Switching Aggression On and Off In Iraq

Maj. Gen. Keith Stalder, chief of the USMC Training and Education Command said:

"How to get along with the civilian population is at the core of [our cultural training]. Marines get enough language training to be conversational, to be polite, sensitive and in fact to operate in a more coherent way in an insurgency environment. We stress the cultural interaction. We use what we call vignettes where we challenge units to react properly given a very very challenging problem."

This kind of training is all well and good, but my guess is that  being sensitive to a foreign culture creates a huge contradiction and a big problem to the average Marine and soldier. 

The enemy almost always is dehumanized. They become Huns, Japs, Krauts, or Gooks. It’s always been this way. So, cultural sensitivity becomes something of a contraction and probably very confusing when your job is to kill the bad guys and you can’t tell the bad ones from the good ones. They’re all around you. They all look alike.  Which ones are you supposed to be sensitive to?

And knowing if you shoot the wrong one, you’re in big trouble.  How frustrating.

I was around Marines long enough when I was in the Navy to know that their approach to things is pretty much, kill ‘em all and let God sort it out.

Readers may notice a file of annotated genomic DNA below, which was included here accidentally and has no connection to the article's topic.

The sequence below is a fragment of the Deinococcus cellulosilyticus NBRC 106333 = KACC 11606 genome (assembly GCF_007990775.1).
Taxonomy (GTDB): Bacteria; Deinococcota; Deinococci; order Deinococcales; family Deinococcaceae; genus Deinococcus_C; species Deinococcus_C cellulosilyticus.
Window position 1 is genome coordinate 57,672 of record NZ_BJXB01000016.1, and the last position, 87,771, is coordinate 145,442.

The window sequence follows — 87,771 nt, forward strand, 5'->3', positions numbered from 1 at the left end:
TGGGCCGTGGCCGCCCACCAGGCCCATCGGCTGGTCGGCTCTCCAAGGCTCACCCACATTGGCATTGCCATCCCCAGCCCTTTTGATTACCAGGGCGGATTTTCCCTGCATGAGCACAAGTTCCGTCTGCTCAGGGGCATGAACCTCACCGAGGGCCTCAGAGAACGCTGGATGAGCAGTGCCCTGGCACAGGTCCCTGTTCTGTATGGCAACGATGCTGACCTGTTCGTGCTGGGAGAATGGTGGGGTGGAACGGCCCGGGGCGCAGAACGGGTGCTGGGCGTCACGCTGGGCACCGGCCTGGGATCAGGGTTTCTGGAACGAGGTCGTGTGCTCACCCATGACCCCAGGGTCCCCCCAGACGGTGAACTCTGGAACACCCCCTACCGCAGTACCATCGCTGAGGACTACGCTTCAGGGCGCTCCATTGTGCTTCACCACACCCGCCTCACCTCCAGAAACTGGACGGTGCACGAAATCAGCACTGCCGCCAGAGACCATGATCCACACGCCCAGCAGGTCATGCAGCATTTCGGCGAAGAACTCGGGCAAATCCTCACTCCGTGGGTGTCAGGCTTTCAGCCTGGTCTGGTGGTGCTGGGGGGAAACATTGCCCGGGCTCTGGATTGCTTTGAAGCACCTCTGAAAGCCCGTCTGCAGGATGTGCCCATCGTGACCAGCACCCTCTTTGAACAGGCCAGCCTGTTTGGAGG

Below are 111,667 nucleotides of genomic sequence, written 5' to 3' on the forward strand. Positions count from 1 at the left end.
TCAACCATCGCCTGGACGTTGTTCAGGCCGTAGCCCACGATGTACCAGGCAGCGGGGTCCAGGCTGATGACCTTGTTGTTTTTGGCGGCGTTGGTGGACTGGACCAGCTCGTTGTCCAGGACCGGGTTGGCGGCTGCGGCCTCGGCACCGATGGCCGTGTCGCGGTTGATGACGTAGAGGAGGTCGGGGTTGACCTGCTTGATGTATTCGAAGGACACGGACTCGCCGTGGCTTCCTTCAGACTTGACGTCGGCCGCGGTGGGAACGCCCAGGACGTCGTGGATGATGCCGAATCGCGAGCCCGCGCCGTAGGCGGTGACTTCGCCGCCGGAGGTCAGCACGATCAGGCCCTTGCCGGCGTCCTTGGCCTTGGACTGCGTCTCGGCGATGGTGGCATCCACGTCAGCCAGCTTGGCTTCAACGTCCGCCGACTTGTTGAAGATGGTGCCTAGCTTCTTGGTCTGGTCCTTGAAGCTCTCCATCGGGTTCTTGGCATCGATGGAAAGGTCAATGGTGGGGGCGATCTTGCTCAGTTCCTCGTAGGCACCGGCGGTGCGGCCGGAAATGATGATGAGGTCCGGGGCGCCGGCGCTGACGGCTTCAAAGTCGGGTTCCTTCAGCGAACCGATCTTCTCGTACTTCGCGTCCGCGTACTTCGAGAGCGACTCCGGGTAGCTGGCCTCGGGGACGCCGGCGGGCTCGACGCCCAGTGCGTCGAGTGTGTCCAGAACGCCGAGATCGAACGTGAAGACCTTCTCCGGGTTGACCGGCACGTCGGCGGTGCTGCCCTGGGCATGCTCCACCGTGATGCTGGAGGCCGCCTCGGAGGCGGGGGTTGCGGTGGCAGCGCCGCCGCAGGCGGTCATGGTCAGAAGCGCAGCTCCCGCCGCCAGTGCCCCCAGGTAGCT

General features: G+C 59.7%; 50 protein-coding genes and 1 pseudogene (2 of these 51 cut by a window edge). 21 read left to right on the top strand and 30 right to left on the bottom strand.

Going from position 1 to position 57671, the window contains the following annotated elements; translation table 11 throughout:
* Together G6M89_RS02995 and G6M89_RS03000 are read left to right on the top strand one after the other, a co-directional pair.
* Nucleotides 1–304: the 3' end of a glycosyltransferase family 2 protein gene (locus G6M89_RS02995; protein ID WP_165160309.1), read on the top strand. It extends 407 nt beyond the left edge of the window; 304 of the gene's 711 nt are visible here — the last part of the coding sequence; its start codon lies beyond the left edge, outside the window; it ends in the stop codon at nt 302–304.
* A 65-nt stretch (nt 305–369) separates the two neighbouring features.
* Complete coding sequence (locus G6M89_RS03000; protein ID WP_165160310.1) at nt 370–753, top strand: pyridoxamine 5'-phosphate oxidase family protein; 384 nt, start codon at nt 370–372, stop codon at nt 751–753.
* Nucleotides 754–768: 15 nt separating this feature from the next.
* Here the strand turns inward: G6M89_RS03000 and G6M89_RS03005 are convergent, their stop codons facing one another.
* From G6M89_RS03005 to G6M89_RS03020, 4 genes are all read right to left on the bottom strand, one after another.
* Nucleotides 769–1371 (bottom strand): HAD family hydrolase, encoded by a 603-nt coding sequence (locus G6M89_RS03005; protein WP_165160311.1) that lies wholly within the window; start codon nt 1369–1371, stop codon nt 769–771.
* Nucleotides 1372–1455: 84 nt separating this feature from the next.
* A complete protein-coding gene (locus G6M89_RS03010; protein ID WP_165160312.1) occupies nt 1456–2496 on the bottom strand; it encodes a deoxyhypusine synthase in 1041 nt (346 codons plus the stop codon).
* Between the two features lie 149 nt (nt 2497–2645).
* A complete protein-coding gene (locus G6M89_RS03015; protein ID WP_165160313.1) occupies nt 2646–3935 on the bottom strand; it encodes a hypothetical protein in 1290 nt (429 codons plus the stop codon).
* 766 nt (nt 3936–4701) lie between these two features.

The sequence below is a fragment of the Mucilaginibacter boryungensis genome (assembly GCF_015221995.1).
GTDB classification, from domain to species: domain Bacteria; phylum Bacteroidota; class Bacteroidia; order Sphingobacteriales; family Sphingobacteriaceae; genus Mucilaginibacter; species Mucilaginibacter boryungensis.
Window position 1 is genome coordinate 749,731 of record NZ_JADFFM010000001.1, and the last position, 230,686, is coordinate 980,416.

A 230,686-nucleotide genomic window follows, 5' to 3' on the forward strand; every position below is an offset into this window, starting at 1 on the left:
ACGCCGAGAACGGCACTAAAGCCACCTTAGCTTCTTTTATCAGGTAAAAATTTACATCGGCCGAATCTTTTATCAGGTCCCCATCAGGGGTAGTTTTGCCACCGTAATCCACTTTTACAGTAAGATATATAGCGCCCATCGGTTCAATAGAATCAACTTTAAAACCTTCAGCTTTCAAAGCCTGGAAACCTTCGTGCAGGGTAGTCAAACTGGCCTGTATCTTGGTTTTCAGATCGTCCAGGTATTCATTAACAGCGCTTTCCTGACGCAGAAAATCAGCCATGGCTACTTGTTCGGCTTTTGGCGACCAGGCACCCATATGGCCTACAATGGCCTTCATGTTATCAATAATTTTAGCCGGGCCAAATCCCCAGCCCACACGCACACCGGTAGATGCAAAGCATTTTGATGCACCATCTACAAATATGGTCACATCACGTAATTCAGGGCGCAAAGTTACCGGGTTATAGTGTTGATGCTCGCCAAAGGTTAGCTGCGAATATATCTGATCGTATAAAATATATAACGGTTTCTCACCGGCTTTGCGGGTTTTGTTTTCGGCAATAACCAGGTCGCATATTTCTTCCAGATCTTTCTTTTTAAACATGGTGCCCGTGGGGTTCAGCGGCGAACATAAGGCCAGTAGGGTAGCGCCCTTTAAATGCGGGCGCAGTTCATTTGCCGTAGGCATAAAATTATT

It’s almost impossible to abruptly switch on and off that aggressive, kill or be killed mode that is essential in combat and is so much part of the Marine Corps culture. At the same time, they are expected to be polite and sensitive to the locals, many of whom want to kill them.  This is setting up a situation that will eventually lead to an unfortunate incident.

There’s a need to decompress after an incident. There are physical, emotional, and chemical reactions going on that are difficult to restrain. It’s natural reaction to want to take out the people who have  just killed your buddy.

I’m not a combat veteran, but I’ve spent almost 30 years in law enforcement, and when you see a bunch of cops beating the crap out of a suspect they just caught after a long chase, especially if one of their own were killed or injured during the incident, you are seeing the same mental, physical, and emotional reaction to stress experienced by those in combat.

It’s wrong, but it happens.

Perhaps Marines and soldiers are taught how to de-escalate their emotions after an incident, but even if they are, there are physical and emotional forces pulling at them that are tough to overcome, particularly if they been in action for some time. Some of these guys are on their third tour of duty in Iraq. 

After one of their Marines is killed, all the cultural sensitivity training in the world isn’t going to prevent some of these Marines from taking out their anger and frustration on the first unfortunate Iraqi that happens to cross their sights.

It’s not right, and we shouldn’t condem the entire Marine Corps or military over this unfortunate incident, but it’s shouldn’t be unexpected either.

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